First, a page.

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At $43 a barrel, where do oil prices go from here? Well, there are plenty of reasons to believe they won't keep going higher.

The rise from the high $30s to today's $43 is largely the result of the Yukos-Russian tiff. Although this game of crude brinkmanship is frustrating to the global oil market, the chance of actual supply disruptions is minimal.

Knowing the Consequences

President Vladimir Putin and his government know that reduced exports would be disastrous not only for Yukos, but also for the Russian economy and for global oil prices. Hardball tactics from the government also would have a chilling effect on future foreign investment, which is desperately needed in Russia to improve infrastructure and potentially boost production and exports.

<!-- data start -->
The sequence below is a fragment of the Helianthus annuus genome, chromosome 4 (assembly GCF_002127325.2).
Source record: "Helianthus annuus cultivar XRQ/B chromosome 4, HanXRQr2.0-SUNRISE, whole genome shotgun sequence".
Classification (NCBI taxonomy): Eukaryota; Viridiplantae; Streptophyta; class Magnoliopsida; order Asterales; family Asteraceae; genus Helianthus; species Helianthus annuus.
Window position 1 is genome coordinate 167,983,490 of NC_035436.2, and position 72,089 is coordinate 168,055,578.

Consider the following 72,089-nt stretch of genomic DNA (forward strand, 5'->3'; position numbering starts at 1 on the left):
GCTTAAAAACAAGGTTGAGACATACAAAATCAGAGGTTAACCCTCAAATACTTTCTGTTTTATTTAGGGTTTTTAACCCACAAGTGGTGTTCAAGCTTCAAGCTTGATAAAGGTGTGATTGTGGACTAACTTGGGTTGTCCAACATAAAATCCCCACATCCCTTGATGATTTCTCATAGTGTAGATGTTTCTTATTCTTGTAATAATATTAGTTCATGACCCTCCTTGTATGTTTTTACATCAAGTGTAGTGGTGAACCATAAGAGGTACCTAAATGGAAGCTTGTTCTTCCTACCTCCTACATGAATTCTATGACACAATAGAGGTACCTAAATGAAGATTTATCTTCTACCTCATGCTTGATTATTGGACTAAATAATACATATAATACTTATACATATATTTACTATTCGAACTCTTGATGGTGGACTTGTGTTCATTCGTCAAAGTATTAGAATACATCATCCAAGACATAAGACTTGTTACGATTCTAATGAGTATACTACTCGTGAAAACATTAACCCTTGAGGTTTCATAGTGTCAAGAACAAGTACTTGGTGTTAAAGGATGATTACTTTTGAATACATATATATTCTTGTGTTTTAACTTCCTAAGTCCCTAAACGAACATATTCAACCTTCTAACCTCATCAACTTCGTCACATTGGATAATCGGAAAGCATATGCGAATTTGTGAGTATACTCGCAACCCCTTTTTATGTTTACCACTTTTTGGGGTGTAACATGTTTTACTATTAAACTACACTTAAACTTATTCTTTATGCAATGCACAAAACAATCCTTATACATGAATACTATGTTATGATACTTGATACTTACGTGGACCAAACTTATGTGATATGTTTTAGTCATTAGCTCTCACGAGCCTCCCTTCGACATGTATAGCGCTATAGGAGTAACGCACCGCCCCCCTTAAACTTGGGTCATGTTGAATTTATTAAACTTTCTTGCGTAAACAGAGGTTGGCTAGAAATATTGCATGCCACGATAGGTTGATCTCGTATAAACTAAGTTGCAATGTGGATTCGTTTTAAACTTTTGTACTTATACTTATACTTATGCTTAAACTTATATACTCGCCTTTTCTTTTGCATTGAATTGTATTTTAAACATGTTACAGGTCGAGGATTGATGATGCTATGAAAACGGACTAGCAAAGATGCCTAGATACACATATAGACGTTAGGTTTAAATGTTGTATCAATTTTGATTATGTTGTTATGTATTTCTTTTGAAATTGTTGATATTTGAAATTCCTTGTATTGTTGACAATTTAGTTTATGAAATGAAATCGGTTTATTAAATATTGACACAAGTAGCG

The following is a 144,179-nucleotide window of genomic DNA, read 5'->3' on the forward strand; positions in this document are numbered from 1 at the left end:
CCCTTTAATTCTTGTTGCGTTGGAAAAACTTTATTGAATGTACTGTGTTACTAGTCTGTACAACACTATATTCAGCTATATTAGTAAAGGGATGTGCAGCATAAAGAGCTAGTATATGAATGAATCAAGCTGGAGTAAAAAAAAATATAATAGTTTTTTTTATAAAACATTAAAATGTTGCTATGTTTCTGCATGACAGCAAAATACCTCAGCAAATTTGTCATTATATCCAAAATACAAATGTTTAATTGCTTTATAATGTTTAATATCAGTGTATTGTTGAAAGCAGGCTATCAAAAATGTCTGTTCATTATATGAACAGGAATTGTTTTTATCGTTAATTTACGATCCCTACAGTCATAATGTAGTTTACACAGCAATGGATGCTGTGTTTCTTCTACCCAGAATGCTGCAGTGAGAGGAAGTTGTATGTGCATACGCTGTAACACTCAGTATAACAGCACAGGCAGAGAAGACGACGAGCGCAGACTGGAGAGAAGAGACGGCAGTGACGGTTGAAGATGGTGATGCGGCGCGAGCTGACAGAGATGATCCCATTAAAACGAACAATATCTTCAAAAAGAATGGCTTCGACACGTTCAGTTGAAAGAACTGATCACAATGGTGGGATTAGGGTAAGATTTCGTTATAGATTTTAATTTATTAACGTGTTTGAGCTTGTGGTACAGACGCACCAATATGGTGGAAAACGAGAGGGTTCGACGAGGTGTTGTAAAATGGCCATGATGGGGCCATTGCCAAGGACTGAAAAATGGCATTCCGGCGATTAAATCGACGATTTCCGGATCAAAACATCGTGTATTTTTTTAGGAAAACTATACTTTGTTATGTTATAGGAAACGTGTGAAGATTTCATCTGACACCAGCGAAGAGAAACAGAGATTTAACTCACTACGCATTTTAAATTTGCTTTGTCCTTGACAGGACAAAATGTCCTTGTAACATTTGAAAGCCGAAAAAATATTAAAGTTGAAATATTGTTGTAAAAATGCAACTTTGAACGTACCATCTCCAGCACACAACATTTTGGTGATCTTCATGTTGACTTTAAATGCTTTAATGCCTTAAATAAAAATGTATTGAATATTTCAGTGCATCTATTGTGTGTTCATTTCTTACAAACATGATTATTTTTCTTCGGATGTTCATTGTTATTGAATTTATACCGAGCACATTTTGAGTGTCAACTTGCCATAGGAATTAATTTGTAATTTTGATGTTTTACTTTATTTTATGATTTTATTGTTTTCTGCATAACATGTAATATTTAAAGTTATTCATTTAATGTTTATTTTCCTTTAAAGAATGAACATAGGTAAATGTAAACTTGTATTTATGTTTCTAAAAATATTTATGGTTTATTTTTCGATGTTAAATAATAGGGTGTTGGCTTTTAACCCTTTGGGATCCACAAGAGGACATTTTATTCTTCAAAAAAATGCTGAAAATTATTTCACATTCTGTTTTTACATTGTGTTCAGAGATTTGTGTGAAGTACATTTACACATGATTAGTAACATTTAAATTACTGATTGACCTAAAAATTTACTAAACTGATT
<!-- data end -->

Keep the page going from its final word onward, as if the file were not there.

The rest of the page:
Beyond Yukos, Russia's signals have been clear. Over the past two weeks, Putin has entertained ConocoPhillips ( COP) Chairman and CEO James Mulva and has encouraged BP ( BP) to look at various Siberian investments. The intended message is clear: Yukos is a tax matter and should have no bearing on the future of foreign investment in Russia.

The Yukos situation should pass, and oil prices are likely to head back to the high $30s in the next couple of weeks. However, don't expect a much greater retreat in the weeks ahead.

Other Risk Factors

There are simply too many possible "hot spots" in the world that could negatively impact supply. Potential troubles include sabotage in Iraq, security concerns in Saudi Arabia and other OPEC nations, strife in Nigeria, labor concerns in Norway, infrastructure and investment concerns in Russia, domestic capacity issues in Mexico, and civil unrest in Venezuela ahead of the August referendum. That's not to mention the overall risk of terrorism affecting global oil infrastructure.

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